There are (too) many words for describing the digital sharing and processing of documents and other types of content. ‘Document Management’ is one that is often used. What flavors does it have? (And yes, they can all be implemented with SharePoint).
Portals & Collaboration
Portals & Collaboration refers to the single entrance (‘portal’) that people get to loads of information. It also refers to the unstructured, loosely defined collaboration they can set up using the portal. ‘Collaboration’ refers to the fact that the way in which people work together on documents is not organized in a formal way. Who is allowed to add content, modify it, etc. can be configured by using the authorization mechanisms that are available. But the sequence of events who is supposed to do what and at which moment is not formally defined. Collaboration therefore equals communication without formally defined rules.
Still there are various mechanisms (also all available in SharePoint) to ‘collaborate’:
– Centrally stored documents that can be accessed – and modified – by authorized users (using a check-out/check-in mechanism or not)
– Wiki’s to share knowledge
– Discussion Groups
– Task Lists
– Team Sites
Content Management (incl. Case Management)
Content Management is a different ball game. It almost the opposite of collaboration in the sense that here the way in which content is managed is as structured as possible. The whole life cycle of each document type is analyzed and defined, and finally implemented: who can create content, who should review added or modified content, who should approve the added or modified content before it can be published, etc.
Content Management without versioning is inconceivable. Content Management without workflow is hardly conceivable (see next chapter).
A special form of Content Management is Case Management. Where most people think of individual documents or single items of content when they talk about Content Management, Case Management is about sets of documents (files, dossiers, cases whatever you call them). In Case Management the same principles of structured content creation, review and approval apply to sets of documents (aka ‘Cases’).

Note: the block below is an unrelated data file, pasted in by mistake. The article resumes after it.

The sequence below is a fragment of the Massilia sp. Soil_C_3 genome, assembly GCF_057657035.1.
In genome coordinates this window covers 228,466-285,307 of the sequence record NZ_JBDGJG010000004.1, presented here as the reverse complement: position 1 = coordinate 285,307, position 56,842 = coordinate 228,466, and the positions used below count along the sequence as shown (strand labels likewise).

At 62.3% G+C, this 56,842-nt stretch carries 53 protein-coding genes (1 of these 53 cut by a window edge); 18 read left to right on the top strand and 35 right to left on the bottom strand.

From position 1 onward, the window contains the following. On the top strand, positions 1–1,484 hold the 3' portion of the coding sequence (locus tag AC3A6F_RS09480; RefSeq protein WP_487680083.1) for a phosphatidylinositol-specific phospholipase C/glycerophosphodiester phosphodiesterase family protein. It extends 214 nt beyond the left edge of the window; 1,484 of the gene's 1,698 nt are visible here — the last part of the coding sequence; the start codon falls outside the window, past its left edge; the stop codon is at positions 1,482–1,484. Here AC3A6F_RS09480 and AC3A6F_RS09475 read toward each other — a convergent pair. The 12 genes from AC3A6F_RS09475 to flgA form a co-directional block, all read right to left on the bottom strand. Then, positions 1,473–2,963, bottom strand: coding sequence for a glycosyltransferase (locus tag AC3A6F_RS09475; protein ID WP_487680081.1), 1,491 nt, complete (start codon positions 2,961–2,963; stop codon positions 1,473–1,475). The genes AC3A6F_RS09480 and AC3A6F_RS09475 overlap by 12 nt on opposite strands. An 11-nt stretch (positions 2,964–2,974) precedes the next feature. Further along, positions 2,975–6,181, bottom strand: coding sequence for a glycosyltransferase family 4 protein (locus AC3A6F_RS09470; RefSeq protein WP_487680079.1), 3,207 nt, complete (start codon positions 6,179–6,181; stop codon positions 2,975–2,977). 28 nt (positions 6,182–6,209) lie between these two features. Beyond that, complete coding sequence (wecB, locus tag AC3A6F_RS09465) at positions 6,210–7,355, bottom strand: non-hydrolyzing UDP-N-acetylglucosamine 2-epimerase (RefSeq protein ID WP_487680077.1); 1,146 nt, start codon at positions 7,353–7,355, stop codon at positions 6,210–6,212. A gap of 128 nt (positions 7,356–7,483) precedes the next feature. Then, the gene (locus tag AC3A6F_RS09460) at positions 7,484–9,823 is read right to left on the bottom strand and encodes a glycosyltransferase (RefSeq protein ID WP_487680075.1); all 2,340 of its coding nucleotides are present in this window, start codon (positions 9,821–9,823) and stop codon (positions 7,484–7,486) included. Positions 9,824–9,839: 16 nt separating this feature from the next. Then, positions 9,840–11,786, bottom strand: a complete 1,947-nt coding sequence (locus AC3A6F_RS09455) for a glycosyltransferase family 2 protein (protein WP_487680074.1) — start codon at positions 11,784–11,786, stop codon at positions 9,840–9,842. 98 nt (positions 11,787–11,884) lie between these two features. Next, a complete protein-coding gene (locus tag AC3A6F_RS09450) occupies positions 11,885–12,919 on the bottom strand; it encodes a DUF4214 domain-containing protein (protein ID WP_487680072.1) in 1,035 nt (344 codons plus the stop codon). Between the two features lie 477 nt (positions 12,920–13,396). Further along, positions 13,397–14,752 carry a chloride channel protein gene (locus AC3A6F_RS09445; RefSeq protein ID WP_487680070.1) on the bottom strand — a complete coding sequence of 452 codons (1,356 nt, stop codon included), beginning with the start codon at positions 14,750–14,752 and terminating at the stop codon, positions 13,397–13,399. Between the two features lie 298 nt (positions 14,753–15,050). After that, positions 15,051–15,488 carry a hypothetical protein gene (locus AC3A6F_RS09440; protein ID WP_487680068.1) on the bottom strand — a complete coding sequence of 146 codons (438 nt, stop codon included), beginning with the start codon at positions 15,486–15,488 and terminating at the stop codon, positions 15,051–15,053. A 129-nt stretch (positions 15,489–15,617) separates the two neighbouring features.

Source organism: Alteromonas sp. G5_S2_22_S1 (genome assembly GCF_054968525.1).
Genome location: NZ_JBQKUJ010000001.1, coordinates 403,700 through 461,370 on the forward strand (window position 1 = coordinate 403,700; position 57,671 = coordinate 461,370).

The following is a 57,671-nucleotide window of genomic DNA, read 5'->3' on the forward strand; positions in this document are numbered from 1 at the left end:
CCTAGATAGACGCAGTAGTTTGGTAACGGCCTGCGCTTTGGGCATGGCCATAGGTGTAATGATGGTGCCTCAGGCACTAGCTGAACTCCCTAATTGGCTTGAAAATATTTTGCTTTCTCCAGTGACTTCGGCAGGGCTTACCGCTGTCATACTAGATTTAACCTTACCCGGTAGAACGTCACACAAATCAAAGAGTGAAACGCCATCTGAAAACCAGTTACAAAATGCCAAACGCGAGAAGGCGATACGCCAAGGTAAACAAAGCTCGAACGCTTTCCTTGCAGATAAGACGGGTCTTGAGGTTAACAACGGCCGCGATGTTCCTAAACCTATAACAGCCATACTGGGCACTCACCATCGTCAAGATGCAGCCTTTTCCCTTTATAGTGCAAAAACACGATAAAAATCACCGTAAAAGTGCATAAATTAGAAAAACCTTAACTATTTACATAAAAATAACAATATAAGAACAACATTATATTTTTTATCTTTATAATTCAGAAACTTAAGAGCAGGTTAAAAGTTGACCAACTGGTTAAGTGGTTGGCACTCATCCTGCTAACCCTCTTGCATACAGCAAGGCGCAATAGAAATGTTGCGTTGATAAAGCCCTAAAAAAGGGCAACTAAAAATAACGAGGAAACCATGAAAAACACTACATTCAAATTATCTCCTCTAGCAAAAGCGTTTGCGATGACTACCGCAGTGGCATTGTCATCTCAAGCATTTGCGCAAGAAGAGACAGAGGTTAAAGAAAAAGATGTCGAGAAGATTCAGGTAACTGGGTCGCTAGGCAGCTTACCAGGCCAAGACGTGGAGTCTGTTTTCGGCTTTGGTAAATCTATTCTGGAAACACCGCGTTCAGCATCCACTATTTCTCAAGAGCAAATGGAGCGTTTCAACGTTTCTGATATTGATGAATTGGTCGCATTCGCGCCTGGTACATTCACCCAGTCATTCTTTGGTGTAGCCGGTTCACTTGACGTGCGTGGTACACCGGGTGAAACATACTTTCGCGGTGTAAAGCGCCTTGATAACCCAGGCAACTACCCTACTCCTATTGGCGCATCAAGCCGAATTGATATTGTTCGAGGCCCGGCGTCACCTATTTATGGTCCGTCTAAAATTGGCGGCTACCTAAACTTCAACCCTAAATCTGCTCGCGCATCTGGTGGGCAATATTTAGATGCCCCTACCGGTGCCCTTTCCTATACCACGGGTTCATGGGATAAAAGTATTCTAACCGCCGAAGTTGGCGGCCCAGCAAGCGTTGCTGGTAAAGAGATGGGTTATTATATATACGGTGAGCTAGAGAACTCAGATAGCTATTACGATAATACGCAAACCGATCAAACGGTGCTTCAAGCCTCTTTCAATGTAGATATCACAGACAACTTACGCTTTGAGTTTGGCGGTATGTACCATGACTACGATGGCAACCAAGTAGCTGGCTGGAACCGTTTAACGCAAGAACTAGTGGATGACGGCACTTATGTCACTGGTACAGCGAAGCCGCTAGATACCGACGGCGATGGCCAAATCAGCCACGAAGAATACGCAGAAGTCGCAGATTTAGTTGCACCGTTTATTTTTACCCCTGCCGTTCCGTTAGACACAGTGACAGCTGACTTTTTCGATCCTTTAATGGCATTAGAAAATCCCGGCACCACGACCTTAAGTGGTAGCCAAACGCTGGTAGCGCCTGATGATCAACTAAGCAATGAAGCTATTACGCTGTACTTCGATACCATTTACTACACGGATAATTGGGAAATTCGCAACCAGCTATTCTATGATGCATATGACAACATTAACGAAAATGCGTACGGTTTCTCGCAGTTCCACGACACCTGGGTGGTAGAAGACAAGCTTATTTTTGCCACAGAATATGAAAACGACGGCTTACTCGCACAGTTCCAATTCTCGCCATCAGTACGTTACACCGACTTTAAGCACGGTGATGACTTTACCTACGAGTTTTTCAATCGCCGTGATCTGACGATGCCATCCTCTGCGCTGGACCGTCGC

And yes, you can implement Case Management with SharePoint too.
Workflow is the mechanism that is used to automate the processes related to documents and other types of content. The content reviews and approvals that are mentioned in the previous chapter can be fully automated with workflows.
By automating workflows, you take away the risk that the prescribed way of working is not followed. People can make mistakes. People can forget. Or you can forget to train people to work in the correct way. When procedures are really important (e.g. for compliance or liability reasons) it can be very helpful to automate the process by means of workflows.
Tip: before you start implementing workflows: read our blogs about Process Modeling.
(Self-service) Business Intelligence
Why write about Business Intelligence (BI) in the context of Document Management?
First of all, because a Portal is the perfect place to publish your reports and figures, especially when they take the shape of dashboards and scorecards.
Secondly because reports can be considered to be ‘content’ like documents, having similar properties: collaboration, meta-data, life cycle, authorizations, etc.
So why not take advantage of the platform you already have to make the right version of your reports available to the right people at the right time?
The possibilities of BI in SharePoint are countless, and yet most people don’t even know about it.
What is the relationship between a Digital Archive and Content Management? The content Life cycle!
One of the simplest rules in Content Management is: what gets in, must get out! For each type of document, and therefore for each document, you must know when it is going to be removed from your content database at the moment you add it to it! Sounds impossible? Can be done!
And because people don’t like to throw away things, or because the legislator or compliance committee may demand that you keep record of specific types of documents, you need a (digital) archive to store documents that are no longer ‘active’.
In the archive, your content starts a second life that eventually ends with the permanent deletion of the content.
The key concept here is: content life cycle management!
… and CRM?
This may seem like an odd one. What is the relationship between CRM and Content Management?
Document Management is about collaboration. Collaboration is about communication. Organizations communicate with their external contacts more and more through portals in stead of through e-mail. By sharing documents on a portal with customers, partners, members, etc. the communication becomes so much more efficient: everyone shares the same version of a document, everyone can modify that version (if authorized) and so on.
CRM is about keeping track of your contacts and of the touch points you have with those contacts. So if you want to keep control over your touch points with customers and other external parties, it does make sense to integrate your CRM with your content management.
If you want to hear more about projects we realized in this context, or want to learn how this may apply to your organization, don’t hesitate to contact me or the company: